Maharashtra temple stops decades-old tradition

The decision was taken Wednesday and implemented Thursday. And thousands of devotees welcomed the move, said Shani-Shingnapure Temple Trust Chairman Shivaji Darandale.

"The tradition of wet clothes came into being a few decades ago, but was misused by few elements. There were many complaints in this regard. So the temple trust has decided to abandon it with immediate effect," Darandale told IANS.

There were allegations that the devotees were exploited and forced to wear the rented wet lungis and buy 'prasad' (offerings) at exorbitant rates from the 300-odd stalls outside the temple premises. "We have also received hundreds of complaints against the shopkeepers but we had no control over their activities. Now, the situation will change," said Salim Shaikh, head of Sonai police station. The temple town is around 300 km from Mumbai.

The village of 3,000, attracts nearly 30,000 devotees from all over the country daily and the figure goes to over 100,000 during weekends. According to complaints, shopkeepers give on rent ordinary cotton lungis, worth barely Rs.50, for Rs.200, and sell them one prasad tray for up to Rs.1,000.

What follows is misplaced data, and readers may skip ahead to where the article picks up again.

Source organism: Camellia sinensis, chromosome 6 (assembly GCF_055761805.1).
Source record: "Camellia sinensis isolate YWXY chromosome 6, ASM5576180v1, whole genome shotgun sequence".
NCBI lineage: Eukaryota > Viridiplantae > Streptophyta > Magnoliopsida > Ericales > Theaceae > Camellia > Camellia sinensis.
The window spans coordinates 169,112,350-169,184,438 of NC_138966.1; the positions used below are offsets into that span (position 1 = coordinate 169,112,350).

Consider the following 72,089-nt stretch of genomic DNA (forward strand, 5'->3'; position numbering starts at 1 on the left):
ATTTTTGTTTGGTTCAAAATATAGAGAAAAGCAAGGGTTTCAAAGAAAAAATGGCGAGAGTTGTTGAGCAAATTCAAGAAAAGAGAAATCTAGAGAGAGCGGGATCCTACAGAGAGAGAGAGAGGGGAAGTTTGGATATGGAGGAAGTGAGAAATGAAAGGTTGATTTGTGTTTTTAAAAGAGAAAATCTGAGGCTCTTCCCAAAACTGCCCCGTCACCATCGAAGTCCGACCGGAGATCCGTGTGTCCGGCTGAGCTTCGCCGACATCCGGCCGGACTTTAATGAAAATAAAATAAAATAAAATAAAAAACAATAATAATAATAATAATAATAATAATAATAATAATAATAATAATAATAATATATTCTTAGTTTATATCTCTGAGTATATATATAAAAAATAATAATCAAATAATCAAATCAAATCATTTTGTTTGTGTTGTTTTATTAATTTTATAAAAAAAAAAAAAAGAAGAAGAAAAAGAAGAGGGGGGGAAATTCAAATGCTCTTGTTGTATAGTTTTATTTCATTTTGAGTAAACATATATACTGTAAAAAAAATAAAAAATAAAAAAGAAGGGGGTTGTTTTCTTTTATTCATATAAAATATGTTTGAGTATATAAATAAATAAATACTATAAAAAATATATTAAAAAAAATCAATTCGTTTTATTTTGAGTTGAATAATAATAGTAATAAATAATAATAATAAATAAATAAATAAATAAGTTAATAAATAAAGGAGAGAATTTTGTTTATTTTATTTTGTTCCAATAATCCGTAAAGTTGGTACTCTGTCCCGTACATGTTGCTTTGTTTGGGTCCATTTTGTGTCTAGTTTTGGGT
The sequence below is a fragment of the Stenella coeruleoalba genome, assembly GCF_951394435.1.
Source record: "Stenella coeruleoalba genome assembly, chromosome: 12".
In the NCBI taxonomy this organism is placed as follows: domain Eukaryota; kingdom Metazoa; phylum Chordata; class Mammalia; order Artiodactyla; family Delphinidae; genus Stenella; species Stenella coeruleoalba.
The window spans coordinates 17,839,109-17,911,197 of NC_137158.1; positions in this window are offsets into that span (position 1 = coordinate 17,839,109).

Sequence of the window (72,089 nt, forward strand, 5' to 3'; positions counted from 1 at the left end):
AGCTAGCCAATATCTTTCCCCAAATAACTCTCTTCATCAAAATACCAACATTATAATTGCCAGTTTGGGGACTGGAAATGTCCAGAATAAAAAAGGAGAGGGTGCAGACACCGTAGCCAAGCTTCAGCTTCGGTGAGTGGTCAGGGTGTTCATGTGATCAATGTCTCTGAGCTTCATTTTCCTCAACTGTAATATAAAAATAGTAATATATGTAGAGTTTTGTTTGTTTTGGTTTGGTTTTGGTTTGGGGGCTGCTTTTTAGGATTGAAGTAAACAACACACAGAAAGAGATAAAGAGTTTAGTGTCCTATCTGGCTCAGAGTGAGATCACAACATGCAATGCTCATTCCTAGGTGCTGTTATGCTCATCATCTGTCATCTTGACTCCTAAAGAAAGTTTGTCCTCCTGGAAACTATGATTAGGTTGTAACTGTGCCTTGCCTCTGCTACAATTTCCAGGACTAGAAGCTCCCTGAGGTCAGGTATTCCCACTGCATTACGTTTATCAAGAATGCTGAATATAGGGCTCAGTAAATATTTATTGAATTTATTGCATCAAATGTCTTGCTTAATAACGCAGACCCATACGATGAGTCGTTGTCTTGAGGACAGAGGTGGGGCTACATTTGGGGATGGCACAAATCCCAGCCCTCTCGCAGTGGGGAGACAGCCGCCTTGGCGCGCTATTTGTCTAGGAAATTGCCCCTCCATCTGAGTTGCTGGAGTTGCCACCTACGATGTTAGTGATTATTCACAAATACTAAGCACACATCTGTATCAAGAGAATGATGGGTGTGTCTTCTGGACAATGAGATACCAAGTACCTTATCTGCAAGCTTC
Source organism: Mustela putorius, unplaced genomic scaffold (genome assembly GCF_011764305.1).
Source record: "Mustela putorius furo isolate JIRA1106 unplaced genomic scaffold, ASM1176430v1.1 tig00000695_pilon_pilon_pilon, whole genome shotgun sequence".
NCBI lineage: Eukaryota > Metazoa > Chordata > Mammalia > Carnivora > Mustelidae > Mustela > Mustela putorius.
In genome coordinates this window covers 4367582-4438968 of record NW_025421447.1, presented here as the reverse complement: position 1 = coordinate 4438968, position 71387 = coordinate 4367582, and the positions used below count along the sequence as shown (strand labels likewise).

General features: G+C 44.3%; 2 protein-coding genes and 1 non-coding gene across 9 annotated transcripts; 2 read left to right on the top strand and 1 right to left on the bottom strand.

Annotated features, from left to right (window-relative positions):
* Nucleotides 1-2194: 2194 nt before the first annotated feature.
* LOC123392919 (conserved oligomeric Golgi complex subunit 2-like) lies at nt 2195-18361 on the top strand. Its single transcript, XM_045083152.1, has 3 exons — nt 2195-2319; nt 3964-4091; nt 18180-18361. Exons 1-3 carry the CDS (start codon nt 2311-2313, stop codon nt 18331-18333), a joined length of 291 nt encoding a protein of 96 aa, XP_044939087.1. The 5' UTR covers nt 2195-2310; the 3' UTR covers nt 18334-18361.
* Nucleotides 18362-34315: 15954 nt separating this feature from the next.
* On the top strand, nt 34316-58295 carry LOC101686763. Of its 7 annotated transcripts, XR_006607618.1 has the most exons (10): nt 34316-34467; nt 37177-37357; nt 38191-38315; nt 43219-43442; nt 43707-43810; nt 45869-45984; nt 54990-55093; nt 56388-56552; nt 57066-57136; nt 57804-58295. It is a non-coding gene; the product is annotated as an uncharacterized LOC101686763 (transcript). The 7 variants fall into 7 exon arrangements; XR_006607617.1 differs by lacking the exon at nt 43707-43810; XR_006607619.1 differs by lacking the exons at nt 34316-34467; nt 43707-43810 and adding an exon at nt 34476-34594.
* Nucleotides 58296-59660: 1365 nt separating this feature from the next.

The temple trust has also ruled that prasad trays will now be sold at market rates. The trust spokesperson Tuvar Patil said besides stopping the illegal activities outside the temple, the move would also help protect the idol of the sun god which was showing wear and tear.

"Devotees used to come in dripping wet clothes. Then they applied oil and other things on the statue. We have noticed that the statue has become chipped and the tiny pieces are lying there," Patil said. According to legend, the solid black stone image of sun god was washed ashore near the village during a massive flood over 350 years ago.

Later, some villagers had a dream in which the sun god said that he wanted to remain in the village and the idol should be erected there. Darandale said that since the sun god idol is kept in the open, even the villagers discarded the practice of making doors or locking their homes.

For centuries, there were no complaints of any theft or robberies, but last year, the first ever robbery complaint was registered by a Haryana tourist, police officer Shaikh said.
Incidentally, the village also got its first bank branch - the nationalized UCO Bank opened up there early January and it has no locks on the main doors.

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